We have previously had a look at many aspects of arbitrating patent cases, beginning with the type of cases likely to be arbitrated, arbitration clauses, and the arbitration process up to the hearing. We then began looking at the hearing itself, beginning with sequestration issues that can arise, opening statements, and case organization. We went on to presenting documents on the hearing, including the positives — and pitfalls — of electronic document presentation as well as some observations on how most arbitrators actually use documents during the hearing and decision-making process.
We will now take a look at presenting testimony at the hearing.
Transcripts. First, an observation on having a transcript of testimony. Most arbitrators I know would prefer to have a transcript if possible. Most arbitrators, like most lawyers, are quite gifted note takers, having had decades of practice. But notes often are not a perfect substitute for a verbatim transcript on closely contested issues. The transcript gives everyone a way to be very precise about what the testimony was.
But most arbitrators are also committed to trying to keep costs down if at all possible, so it is unlikely that an arbitrator will ever insist or even suggest it is necessary that the parties bear the additional costs of a transcript.
So when is a transcript worth the cost? Here is one way to think about it.
Many patent arbitrations are very document heavy so that the real evidence is in the documents. In most patent cases, much of the key evidence is found in the patents, prosecution history, technical information about the involved products, financial documents, and the like. While explanations and discussion of these documents and the issues raised by them in testimony is important and may even be critical, a verbatim transcript of what was said may not be necessary or worth the price. The details are in the documents. A transcript could be overkill.
Occasionally, however, a case can turn on the testimony itself, particularly where the documentary evidence is lacking and personal accounts are critical. If your case is likely to turn on that kind of information, then a transcript is likely worth the price. This is particularly so if there is a great deal at stake that helps justify the added expense.
Presenting the testimony. Let’s turn now to presenting witness testimony at the hearing. Of course, as in any hearing the testimony will be under oath and subject to cross examination. Because of the relative informality of the proceedings, it will be tempting to lead the witness to save time. Avoid the temptation. It simply is not as persuasive to ask the witness to agree to what the lawyer states as it is to elicit real testimony. The arbitrator already has a pretty good idea what the lawyer would like the witness to say. The real question is what the witness actually knows, not what he or she will agree to.
Because the rules of evidence in arbitration are relaxed, it may be tempting to take advantage of that and elicit hearsay and other testimony that would never be allowed during a court proceeding. But be careful. Don’t confuse the ability to get evidence “into the record” with the persuasiveness of the evidence. While most arbitrators will allow hearsay and the like because the arbitration rules allow it, the evidence is always taken subject to later reflection and study of the persuasive effect of the evidence. Rank, unreliable hearsay is rarely persuasive and likely won’t advance your cause. Indeed, that a party may be willing to stake its case, at least in part, on such evidence may be detrimental to the integrity of the case as a whole.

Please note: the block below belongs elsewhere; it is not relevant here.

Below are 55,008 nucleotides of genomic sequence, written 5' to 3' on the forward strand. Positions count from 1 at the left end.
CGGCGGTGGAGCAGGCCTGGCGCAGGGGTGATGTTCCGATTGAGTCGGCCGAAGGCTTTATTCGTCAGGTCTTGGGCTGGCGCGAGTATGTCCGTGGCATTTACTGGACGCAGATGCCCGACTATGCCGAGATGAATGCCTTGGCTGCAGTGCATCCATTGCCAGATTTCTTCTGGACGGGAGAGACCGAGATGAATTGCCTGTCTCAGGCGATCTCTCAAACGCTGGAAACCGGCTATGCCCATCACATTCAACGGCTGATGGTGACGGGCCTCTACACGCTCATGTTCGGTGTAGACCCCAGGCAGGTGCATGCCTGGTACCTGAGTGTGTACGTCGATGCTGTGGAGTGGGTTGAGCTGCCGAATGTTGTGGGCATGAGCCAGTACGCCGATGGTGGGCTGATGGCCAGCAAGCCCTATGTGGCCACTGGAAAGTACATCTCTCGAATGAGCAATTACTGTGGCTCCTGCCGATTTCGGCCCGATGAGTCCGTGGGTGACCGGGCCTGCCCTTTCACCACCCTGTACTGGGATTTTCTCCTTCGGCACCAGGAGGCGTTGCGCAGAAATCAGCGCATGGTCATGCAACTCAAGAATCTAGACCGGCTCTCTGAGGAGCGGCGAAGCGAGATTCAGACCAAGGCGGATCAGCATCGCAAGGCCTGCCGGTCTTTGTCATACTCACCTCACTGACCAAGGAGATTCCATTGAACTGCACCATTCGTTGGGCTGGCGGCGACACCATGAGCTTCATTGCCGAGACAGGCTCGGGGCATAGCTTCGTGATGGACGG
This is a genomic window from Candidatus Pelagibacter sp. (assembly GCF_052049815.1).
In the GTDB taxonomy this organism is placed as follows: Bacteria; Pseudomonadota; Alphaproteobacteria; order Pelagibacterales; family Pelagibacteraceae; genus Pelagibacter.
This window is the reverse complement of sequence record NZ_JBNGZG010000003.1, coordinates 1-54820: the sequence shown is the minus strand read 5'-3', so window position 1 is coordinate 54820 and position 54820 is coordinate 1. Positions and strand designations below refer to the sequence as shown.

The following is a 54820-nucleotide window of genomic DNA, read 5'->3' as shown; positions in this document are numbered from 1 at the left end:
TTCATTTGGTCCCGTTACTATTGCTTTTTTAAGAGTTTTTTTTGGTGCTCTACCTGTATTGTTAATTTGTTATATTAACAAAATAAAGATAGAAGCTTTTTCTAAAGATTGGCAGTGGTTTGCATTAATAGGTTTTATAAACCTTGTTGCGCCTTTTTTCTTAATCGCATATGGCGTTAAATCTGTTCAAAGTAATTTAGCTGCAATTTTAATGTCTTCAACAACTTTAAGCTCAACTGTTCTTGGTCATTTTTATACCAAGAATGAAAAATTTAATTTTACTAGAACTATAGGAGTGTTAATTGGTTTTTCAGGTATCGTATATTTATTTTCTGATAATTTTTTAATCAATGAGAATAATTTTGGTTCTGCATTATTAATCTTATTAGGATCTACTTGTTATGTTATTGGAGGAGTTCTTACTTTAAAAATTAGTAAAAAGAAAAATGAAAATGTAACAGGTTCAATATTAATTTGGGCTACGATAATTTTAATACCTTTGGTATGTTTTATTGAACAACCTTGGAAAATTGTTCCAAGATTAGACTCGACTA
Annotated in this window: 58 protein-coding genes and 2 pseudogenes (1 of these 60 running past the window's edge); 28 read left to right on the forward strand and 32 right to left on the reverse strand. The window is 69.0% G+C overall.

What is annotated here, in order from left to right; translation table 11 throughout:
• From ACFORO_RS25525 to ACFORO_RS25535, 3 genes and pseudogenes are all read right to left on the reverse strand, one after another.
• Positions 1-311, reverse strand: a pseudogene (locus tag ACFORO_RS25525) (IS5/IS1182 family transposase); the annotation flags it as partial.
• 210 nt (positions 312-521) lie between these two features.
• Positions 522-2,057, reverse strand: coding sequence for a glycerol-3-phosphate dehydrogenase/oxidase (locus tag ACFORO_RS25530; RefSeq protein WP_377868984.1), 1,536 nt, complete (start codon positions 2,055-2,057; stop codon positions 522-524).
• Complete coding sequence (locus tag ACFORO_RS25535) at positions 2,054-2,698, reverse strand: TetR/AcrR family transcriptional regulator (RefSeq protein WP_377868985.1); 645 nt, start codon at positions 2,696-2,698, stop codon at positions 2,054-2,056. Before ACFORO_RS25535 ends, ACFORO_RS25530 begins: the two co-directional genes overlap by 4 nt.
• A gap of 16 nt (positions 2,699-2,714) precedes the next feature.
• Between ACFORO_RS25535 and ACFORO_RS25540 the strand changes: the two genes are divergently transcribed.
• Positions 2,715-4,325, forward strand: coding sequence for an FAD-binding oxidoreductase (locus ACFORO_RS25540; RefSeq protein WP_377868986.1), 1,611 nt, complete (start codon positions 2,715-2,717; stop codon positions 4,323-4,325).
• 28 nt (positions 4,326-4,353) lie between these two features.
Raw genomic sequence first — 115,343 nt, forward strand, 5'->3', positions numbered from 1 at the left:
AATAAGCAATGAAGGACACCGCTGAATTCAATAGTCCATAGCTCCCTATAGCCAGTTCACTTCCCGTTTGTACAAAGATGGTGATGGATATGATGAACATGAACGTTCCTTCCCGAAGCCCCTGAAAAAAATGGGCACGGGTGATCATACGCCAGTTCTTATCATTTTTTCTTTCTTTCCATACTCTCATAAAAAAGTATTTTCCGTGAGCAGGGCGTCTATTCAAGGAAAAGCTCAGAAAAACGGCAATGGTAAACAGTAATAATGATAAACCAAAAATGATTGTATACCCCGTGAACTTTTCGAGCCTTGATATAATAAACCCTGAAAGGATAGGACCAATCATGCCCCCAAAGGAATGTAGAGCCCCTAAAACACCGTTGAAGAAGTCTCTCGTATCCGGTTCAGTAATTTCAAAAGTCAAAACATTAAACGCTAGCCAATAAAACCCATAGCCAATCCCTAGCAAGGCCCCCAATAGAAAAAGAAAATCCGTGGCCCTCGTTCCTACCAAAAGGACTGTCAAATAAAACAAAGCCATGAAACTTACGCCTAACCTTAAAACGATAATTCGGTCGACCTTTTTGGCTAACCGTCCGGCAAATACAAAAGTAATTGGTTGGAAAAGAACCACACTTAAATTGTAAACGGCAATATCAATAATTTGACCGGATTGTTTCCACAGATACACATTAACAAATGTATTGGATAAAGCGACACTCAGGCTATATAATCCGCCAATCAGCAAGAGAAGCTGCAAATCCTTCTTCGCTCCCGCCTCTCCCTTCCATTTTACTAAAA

Expert reports as direct testimony. One technique that has gained some sponsorship over the years is the use of the expert’s report as the direct testimony of the expert. This has some advantages. There is, for example, no question whether the expert’s testimony is straying from the opinions stated in the report because the report is the testimony. Presumably it also saves time to use the report as testimony, because the arbitrators will have read the report in advance.
While originally enthusiastic about this approach, I am no longer a fan of it. Part of what we are doing with testimony – and why we don’t just decide everything on written submissions – is gauging the expertise and trustworthiness of the expert. Only observing testimony allows one to do that. Perhaps most importantly, having the expert summarize what in the opinion is most important helps the focus the inquiry and pinpoints the most important aspects of the opinion and ultimately the issues in dispute. Testimony that is given with the understanding that the arbitrators will have the report, but also with emphasis given to the most important points, is the best way to proceed, in my judgment.
Written witness statements. I have a similar view on presenting direct testimony of lay witnesses in written witness statements that are then subject to cross examination. One simply cannot gauge the knowledge or veracity of a witness without listening to the witness’s testimony. Indeed, we all know the statements are typically written by the lawyers, so it is as though we are simply asked to reread the facts section of the brief again. In fact, it strikes me as a little unfair to meet the witnesses only on paper when they are telling their side of things, and first meeting them as speaking human beings only on cross examination. Cross examination tends not to bring out the best in most people.
Next up: Post hearing briefing and closing arguments.